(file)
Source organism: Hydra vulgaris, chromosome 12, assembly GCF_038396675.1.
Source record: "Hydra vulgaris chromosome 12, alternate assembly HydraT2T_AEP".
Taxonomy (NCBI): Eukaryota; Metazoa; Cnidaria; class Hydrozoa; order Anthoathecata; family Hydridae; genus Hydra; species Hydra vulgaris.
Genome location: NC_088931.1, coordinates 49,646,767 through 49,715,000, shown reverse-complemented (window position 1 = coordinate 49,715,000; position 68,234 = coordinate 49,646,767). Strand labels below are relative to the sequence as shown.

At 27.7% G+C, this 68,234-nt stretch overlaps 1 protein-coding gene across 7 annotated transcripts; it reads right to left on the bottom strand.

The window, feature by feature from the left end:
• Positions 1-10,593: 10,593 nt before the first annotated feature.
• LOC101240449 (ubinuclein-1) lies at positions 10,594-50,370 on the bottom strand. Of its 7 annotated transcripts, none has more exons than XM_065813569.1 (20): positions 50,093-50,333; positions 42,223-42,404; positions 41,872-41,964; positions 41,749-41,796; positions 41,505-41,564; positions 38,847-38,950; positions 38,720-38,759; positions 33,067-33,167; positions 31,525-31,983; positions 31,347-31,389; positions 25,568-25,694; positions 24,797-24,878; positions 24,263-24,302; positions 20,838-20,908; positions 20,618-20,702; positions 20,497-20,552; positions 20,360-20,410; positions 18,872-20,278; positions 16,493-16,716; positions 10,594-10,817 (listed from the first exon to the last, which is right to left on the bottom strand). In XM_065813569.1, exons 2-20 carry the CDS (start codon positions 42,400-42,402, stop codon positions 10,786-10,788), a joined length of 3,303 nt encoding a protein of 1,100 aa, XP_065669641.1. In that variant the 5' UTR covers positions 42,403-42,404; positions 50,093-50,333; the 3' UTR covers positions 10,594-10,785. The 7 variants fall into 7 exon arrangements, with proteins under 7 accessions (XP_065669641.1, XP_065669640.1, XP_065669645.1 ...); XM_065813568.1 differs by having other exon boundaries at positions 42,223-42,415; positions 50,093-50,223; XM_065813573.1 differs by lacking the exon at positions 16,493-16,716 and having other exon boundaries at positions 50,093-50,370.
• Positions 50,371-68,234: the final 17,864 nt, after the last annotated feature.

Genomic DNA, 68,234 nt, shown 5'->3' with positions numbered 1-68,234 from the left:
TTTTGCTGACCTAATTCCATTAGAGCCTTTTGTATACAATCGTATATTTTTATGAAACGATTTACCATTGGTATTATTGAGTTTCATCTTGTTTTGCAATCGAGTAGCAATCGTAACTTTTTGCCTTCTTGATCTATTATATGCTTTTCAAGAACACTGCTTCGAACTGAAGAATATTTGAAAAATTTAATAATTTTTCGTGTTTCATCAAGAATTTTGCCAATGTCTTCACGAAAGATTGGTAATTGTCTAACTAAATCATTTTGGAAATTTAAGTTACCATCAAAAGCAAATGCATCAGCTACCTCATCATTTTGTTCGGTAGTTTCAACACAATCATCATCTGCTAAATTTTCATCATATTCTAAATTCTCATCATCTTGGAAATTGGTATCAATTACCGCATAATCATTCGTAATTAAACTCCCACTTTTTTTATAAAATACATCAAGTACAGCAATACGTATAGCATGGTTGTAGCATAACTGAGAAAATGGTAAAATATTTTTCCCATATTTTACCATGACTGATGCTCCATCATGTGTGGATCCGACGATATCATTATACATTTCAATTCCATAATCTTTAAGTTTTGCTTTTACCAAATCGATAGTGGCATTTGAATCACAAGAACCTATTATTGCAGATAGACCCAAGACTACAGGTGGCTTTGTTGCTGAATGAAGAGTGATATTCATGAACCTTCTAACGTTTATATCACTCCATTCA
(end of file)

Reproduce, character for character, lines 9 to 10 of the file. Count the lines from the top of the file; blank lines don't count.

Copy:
• Positions 50,371-68,234: the final 17,864 nt, after the last annotated feature.

Genomic DNA, 68,234 nt, shown 5'->3' with positions numbered 1-68,234 from the left: